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Vitamin C and Infections. / Hemilä, Harri.

julkaisussa: Nutrients, Vuosikerta 9, Nro 4, 2017, s. 339.

Tutkimustuotos: ArtikkelijulkaisuKatsausartikkeliTieteellinenvertaisarvioitu

TY - JOUR

T1 - Vitamin C and Infections

AU - Hemilä, Harri

PY - 2017

Y1 - 2017

N2 - In the early literature, vitamin C deficiency was associated with pneumonia. After its identification, a number of studies investigated the effects of vitamin C on diverse infections. A total of 148 animal studies indicated that vitamin C may alleviate or prevent infections caused by bacteria, viruses, and protozoa. The most extensively studied human infection is the common cold. Vitamin C administration does not decrease the average incidence of colds in the general population, yet it halved the number of colds in physically active people. Regularly administered vitamin C has shortened the duration of colds, indicating a biological effect. However, the role of vitamin C in common cold treatment is unclear. Two controlled trials found a statistically significant dose-response, for the duration of common cold symptoms, with up to 6-8 g/day of vitamin C. Thus, the negative findings of some therapeutic common cold studies might be explained by the low doses of 3-4 g/day of vitamin C. Three controlled trials found that vitamin C prevented pneumonia. Two controlled trials found a treatment benefit of vitamin C for pneumonia patients. One controlled trial reported treatment benefits for tetanus patients. The effects of vitamin C against infections should be investigated further.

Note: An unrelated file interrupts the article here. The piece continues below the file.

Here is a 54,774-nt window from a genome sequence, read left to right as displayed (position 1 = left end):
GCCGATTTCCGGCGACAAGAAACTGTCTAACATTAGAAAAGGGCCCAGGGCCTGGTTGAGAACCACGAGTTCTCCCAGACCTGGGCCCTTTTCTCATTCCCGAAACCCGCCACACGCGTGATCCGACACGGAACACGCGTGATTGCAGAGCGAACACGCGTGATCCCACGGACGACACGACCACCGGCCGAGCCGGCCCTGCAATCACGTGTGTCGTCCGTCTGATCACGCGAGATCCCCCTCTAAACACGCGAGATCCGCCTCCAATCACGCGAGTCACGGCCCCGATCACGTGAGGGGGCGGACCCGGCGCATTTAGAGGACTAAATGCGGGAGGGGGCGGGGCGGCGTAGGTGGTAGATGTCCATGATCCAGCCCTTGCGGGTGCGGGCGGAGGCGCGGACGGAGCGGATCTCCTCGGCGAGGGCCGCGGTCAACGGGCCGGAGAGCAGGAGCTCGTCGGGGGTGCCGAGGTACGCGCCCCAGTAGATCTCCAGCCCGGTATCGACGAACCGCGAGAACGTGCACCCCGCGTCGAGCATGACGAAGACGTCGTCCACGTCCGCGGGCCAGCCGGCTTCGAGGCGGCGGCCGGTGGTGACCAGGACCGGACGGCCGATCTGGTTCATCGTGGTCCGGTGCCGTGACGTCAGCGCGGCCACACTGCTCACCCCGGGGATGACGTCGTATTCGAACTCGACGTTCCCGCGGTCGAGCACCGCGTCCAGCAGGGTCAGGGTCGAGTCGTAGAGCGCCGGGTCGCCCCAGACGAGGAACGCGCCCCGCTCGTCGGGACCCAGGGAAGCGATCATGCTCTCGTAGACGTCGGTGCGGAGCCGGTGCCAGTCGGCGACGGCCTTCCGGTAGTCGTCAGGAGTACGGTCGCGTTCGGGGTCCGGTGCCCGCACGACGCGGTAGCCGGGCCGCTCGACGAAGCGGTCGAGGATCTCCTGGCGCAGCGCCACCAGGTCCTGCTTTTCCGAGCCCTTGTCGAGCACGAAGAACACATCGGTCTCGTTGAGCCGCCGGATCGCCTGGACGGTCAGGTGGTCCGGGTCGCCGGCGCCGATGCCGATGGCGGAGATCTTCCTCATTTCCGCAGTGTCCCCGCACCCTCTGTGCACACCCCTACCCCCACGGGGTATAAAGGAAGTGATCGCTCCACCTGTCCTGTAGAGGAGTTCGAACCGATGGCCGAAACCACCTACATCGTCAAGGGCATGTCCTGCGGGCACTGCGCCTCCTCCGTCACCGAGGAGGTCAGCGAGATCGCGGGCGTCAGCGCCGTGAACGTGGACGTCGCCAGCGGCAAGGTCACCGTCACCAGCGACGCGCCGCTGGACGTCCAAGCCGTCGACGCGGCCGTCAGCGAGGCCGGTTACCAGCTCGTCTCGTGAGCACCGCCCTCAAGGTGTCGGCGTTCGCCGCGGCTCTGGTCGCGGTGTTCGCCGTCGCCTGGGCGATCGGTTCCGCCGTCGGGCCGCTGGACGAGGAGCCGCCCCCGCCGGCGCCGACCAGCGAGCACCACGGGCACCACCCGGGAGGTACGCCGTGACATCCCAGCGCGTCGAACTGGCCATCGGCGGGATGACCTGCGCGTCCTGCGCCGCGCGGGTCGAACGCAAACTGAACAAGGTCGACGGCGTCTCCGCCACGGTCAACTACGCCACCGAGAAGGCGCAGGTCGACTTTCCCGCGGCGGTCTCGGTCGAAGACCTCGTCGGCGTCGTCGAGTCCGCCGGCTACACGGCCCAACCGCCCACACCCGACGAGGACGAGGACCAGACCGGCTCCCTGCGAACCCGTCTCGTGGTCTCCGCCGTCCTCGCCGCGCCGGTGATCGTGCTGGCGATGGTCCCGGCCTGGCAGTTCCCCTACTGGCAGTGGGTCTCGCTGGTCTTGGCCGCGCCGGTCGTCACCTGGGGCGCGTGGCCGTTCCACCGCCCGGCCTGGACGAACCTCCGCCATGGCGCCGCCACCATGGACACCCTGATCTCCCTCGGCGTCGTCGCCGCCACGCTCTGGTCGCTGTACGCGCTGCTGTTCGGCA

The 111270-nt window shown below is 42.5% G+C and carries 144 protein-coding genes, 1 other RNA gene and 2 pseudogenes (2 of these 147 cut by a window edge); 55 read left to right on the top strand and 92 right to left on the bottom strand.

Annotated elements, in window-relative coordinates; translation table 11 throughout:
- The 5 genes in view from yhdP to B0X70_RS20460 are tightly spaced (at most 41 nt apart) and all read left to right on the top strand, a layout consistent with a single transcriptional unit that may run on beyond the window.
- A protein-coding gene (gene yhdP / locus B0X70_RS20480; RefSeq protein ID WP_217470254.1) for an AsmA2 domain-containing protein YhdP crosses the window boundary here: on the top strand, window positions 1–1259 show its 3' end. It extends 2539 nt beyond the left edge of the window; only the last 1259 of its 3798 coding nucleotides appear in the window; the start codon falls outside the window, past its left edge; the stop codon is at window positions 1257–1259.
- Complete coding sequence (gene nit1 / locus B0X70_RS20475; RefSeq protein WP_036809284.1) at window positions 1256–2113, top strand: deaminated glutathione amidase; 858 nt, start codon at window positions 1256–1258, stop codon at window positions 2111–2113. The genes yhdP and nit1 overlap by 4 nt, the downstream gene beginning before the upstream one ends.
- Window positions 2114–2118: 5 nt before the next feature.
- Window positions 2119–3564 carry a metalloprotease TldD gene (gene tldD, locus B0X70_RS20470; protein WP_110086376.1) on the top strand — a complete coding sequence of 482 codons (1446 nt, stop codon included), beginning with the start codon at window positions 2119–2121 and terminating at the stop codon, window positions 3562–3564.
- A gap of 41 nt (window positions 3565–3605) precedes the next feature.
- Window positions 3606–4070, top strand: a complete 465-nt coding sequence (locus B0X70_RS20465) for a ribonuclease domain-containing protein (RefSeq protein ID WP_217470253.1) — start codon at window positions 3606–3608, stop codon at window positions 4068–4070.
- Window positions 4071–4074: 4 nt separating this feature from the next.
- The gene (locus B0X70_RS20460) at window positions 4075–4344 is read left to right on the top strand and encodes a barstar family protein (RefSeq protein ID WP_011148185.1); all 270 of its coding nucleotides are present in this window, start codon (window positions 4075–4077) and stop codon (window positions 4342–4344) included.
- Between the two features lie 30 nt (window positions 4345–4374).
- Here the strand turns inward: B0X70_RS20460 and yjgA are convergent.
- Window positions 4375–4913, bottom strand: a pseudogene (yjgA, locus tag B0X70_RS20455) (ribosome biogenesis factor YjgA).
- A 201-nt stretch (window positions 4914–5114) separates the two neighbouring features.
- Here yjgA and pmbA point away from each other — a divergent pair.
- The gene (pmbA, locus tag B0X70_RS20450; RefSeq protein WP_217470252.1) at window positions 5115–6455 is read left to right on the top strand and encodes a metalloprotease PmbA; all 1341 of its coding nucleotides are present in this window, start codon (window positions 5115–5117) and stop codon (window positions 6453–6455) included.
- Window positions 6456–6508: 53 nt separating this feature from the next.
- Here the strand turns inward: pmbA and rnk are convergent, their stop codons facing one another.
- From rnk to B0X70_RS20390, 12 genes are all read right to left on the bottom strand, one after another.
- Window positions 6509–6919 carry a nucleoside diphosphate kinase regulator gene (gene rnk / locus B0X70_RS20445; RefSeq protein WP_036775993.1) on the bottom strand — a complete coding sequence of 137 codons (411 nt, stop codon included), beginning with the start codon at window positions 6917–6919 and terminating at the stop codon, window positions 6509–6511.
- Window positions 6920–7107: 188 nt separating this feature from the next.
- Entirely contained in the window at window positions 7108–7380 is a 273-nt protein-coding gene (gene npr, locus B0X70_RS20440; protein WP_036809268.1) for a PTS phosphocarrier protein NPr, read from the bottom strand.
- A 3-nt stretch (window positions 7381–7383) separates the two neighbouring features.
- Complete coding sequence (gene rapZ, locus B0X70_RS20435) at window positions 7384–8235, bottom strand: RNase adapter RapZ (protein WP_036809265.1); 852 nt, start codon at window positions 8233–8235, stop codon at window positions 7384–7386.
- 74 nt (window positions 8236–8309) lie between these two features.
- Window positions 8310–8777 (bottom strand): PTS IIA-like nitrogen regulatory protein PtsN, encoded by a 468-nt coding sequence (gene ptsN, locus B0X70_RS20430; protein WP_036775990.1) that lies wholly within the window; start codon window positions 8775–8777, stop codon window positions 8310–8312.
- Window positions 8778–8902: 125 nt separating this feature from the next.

AB - In the early literature, vitamin C deficiency was associated with pneumonia. After its identification, a number of studies investigated the effects of vitamin C on diverse infections. A total of 148 animal studies indicated that vitamin C may alleviate or prevent infections caused by bacteria, viruses, and protozoa. The most extensively studied human infection is the common cold. Vitamin C administration does not decrease the average incidence of colds in the general population, yet it halved the number of colds in physically active people. Regularly administered vitamin C has shortened the duration of colds, indicating a biological effect. However, the role of vitamin C in common cold treatment is unclear. Two controlled trials found a statistically significant dose-response, for the duration of common cold symptoms, with up to 6-8 g/day of vitamin C. Thus, the negative findings of some therapeutic common cold studies might be explained by the low doses of 3-4 g/day of vitamin C. Three controlled trials found that vitamin C prevented pneumonia. Two controlled trials found a treatment benefit of vitamin C for pneumonia patients. One controlled trial reported treatment benefits for tetanus patients. The effects of vitamin C against infections should be investigated further.

KW - 3121 Internal medicine

KW - Vitamin C

KW - Ascorbic Acid

KW - BACTERIA

KW - BACTERIAL TOXINS

KW - Common Cold

KW - herpes zoster

KW - Pneumonia

KW - Protozoa

KW - Respiratory tract infections

KW - tetanus

KW - Viruses

KW - 3142 Public health care science, environmental and occupational health

U2 - 10.3390/nu9040339

DO - 10.3390/nu9040339

M3 - Review Article

VL - 9

SP - 339

JO - Nutrients

JF - Nutrients

SN - 2072-6643

IS - 4

ER -